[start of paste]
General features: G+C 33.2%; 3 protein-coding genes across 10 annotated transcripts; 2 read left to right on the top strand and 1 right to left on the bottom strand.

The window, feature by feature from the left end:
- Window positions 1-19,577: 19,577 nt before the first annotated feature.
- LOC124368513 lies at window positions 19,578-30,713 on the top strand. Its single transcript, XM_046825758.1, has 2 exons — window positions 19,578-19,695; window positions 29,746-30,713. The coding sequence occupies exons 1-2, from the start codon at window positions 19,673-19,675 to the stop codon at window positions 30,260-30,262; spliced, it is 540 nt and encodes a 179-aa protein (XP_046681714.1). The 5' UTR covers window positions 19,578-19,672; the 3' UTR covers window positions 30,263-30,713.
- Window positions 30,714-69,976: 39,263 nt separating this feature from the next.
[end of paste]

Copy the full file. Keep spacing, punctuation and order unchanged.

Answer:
General features: G+C 33.2%; 3 protein-coding genes across 10 annotated transcripts; 2 read left to right on the top strand and 1 right to left on the bottom strand.

The window, feature by feature from the left end:
- Window positions 1-19,577: 19,577 nt before the first annotated feature.
- LOC124368513 lies at window positions 19,578-30,713 on the top strand. Its single transcript, XM_046825758.1, has 2 exons — window positions 19,578-19,695; window positions 29,746-30,713. The coding sequence occupies exons 1-2, from the start codon at window positions 19,673-19,675 to the stop codon at window positions 30,260-30,262; spliced, it is 540 nt and encodes a 179-aa protein (XP_046681714.1). The 5' UTR covers window positions 19,578-19,672; the 3' UTR covers window positions 30,263-30,713.
- Window positions 30,714-69,976: 39,263 nt separating this feature from the next.